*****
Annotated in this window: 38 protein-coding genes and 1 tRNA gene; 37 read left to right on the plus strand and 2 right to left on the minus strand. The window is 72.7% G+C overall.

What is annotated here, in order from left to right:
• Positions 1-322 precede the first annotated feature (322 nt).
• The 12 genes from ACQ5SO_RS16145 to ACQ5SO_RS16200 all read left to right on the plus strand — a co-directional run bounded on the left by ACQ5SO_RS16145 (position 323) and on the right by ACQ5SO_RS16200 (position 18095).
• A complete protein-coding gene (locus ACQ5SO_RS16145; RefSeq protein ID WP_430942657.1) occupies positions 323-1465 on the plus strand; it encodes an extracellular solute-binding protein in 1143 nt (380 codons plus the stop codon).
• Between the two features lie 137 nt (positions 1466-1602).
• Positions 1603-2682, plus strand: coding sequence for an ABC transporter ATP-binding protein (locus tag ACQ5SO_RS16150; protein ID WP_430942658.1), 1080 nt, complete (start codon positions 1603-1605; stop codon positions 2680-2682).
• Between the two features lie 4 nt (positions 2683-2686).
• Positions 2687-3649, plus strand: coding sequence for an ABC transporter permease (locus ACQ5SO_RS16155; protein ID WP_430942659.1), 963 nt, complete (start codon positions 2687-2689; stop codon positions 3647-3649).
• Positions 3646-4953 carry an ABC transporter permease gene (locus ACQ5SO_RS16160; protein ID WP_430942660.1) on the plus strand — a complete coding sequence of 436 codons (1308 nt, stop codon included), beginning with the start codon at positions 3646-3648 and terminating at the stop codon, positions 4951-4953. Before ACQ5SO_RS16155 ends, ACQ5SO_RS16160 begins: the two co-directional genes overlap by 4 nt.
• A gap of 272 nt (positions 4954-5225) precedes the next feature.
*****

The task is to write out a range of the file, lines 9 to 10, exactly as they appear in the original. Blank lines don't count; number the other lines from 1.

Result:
• Positions 2687-3649, plus strand: coding sequence for an ABC transporter permease (locus ACQ5SO_RS16155; protein ID WP_430942659.1), 963 nt, complete (start codon positions 2687-2689; stop codon positions 3647-3649).
• Positions 3646-4953 carry an ABC transporter permease gene (locus ACQ5SO_RS16160; protein ID WP_430942660.1) on the plus strand — a complete coding sequence of 436 codons (1308 nt, stop codon included), beginning with the start codon at positions 3646-3648 and terminating at the stop codon, positions 4951-4953. Before ACQ5SO_RS16155 ends, ACQ5SO_RS16160 begins: the two co-directional genes overlap by 4 nt.